Follow along as Today’s Parent senior editor Tracy Chappell shares her refreshingly positive take on parenting her two young daughters. She’s been blogging her relatable experiences for our publication since 2005.
I had no idea what I was getting into, let me just say that off the top.
As a non-Catholic, how was I to know? I should have just Googled “First Communion” or asked better questions to the moms in the schoolyard. My husband had gone to all the prep classes with Anna at the church, and I guess I should have known that he would get the facts, but not the scoop.
Read more: Are you raising your kids with religion? >
I thought I knew what needed to be done, and did it. When I got an e-newsletter with a sale price and free shipping for a beautiful white dress and sweet little cape, I bought it. Anna adored it and pranced around in it like a princess. Price? Under $50, all in. The date was circled on our calendar. I planned to get a cake. I didn’t really think beyond that.
Then, the week leading up to the big day, I was part of several conversations that freaked me out. Little-girl hair appointments. Three hundred dollar dresses. Gloves. Bonbonnieres. Catering. Banquet halls. Photo shoots. What the what?
I started to panic that I was completely messing up this very special moment in my daughter’s life. I quickly invited some people over, created a food plan, bought Anna nicer shoes. I was scrambling for ideas for a gift (Anna was just baptized last year, so the necklace and personal Bible were recently covered), and a friend suggested a ring. I ran out and found something that I knew she would love and would feel special to her.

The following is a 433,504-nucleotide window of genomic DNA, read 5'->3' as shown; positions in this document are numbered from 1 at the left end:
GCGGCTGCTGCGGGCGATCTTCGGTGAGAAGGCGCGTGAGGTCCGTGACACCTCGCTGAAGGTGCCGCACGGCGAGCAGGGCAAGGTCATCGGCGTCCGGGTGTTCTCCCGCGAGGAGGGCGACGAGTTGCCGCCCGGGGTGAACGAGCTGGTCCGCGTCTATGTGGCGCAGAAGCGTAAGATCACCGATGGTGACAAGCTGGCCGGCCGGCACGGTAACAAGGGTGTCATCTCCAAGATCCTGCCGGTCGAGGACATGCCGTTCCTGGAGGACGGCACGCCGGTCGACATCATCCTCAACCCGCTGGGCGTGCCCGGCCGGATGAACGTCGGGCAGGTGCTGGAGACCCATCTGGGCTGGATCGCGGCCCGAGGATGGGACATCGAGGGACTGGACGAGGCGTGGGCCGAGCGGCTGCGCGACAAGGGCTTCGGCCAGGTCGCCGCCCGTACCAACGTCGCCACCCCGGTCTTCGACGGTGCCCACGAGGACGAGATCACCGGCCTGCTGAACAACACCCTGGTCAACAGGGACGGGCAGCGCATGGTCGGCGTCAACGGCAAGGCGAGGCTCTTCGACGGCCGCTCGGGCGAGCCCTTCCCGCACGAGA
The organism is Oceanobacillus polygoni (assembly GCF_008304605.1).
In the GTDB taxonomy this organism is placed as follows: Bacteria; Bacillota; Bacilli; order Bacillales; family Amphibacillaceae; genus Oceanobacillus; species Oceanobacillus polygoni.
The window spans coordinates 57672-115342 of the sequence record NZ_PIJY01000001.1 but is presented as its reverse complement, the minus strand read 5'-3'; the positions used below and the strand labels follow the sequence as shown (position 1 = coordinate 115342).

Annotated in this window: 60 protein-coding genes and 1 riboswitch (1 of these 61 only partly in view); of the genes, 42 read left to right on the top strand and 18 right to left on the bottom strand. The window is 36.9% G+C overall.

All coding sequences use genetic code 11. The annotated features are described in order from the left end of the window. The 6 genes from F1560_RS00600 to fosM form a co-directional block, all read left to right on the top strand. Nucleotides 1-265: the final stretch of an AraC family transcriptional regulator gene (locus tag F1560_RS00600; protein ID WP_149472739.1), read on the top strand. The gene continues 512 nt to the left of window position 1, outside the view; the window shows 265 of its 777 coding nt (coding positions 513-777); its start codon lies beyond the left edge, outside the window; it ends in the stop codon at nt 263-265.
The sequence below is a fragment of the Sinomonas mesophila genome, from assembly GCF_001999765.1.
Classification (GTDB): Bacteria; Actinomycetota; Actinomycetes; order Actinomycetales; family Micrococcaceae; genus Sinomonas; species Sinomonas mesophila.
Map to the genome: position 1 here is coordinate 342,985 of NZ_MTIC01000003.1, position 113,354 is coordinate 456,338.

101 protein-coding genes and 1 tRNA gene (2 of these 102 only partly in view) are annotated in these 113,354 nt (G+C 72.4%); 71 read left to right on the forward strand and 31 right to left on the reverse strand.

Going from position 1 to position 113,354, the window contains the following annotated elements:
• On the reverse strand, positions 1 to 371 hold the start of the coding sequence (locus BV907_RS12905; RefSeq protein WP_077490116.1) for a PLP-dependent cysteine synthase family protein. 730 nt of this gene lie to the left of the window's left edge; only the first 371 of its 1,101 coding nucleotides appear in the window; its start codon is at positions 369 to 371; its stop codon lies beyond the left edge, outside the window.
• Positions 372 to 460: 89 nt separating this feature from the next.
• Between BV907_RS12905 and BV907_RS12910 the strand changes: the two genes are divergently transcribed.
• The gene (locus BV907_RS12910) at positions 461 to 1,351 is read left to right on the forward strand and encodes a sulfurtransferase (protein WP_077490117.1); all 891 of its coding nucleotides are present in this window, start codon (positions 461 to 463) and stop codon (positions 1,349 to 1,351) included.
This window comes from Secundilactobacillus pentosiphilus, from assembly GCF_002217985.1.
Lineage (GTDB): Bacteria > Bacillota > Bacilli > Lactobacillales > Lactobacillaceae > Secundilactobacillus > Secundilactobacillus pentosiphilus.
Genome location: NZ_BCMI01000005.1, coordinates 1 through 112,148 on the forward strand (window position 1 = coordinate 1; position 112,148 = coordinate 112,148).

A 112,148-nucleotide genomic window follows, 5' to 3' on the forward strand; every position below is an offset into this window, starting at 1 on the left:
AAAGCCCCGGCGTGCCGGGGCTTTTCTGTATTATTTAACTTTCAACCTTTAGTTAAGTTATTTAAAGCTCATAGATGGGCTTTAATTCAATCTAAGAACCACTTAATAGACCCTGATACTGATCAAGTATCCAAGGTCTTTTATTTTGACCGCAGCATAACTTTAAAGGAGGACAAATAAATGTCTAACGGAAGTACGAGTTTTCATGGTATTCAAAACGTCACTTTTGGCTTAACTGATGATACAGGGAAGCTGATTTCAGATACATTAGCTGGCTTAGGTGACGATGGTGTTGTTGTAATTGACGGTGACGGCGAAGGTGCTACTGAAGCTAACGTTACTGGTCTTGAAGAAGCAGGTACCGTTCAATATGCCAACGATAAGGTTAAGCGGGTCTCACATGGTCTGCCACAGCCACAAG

But was it enough? I didn’t know, and it was too late to do anything about that. On the day of her first communion, Anna was so excited to get into her dress. I did her hair. Our neighbour came over and brought her a beautiful necklace with an angel pendent that she put on immediately. She loved her ring. She was in great spirits. We were ready to go.
That feeling hit me again when we got inside the church and took Anna to the group of kids doing their first communion with her. Even after what I’d heard, I honestly wasn’t prepared for the elaborate dresses and accessories. Many of them looked like little brides and I did a quick check to see if Anna was noticing or upset that they were so much fancier than she was. But she was completely oblivious. Because Anna loved her dress, and felt fancy and special, and had been looking forward to this day for months, and truly had zero expectations of pomp and circumstance. Why was I so worried?
And in case I needed more proof that my daughter was completely unconcerned with the comparison game, she returned from receiving her communion and leaned over to me and whispered, “I’m just so happy!” What a kid.
Read more: How my kids taught me to deal with death >
Really, why do I worry about such ridiculous things? I love this girl to pieces, and if anything hit me particularly hard on this day it was that she’s growing up so well, becoming more mature and thoughtful and wise and interesting day by day. At eight, she’s got a lot figured out. I’d be smart to just get out of her way.